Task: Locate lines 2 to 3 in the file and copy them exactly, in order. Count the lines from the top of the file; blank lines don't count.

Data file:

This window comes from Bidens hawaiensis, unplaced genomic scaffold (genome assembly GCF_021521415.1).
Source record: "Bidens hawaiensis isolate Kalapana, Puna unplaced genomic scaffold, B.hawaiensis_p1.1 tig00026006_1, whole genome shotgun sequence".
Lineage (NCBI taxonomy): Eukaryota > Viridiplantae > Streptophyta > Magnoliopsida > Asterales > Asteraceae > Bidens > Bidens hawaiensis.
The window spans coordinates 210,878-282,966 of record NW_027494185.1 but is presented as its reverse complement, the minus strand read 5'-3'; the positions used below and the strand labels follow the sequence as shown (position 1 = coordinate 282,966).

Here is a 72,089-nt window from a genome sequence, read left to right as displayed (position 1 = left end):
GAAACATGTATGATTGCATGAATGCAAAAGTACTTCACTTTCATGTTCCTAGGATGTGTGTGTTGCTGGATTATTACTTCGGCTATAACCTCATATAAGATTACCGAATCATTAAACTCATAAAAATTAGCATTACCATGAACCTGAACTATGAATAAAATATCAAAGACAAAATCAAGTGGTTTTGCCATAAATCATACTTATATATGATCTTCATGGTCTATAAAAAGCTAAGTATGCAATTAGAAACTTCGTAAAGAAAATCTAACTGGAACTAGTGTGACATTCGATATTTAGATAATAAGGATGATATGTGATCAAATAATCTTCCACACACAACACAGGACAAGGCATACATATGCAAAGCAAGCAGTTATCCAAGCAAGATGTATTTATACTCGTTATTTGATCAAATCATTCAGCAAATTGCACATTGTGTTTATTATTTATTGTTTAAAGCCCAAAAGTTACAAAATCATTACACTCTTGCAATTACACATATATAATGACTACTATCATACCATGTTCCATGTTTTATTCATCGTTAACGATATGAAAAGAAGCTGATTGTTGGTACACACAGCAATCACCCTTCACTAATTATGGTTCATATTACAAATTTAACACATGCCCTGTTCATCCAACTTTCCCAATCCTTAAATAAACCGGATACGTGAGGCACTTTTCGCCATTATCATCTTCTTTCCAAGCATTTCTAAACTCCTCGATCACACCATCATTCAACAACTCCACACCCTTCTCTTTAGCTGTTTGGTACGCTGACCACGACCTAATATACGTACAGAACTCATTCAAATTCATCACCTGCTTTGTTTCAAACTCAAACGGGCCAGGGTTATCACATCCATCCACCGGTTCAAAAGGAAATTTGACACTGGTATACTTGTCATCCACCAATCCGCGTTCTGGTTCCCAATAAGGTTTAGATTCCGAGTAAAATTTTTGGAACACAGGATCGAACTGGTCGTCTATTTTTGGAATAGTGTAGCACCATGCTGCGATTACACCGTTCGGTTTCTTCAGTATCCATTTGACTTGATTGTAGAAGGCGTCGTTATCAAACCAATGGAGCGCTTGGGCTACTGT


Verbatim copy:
Source record: "Bidens hawaiensis isolate Kalapana, Puna unplaced genomic scaffold, B.hawaiensis_p1.1 tig00026006_1, whole genome shotgun sequence".
Lineage (NCBI taxonomy): Eukaryota > Viridiplantae > Streptophyta > Magnoliopsida > Asterales > Asteraceae > Bidens > Bidens hawaiensis.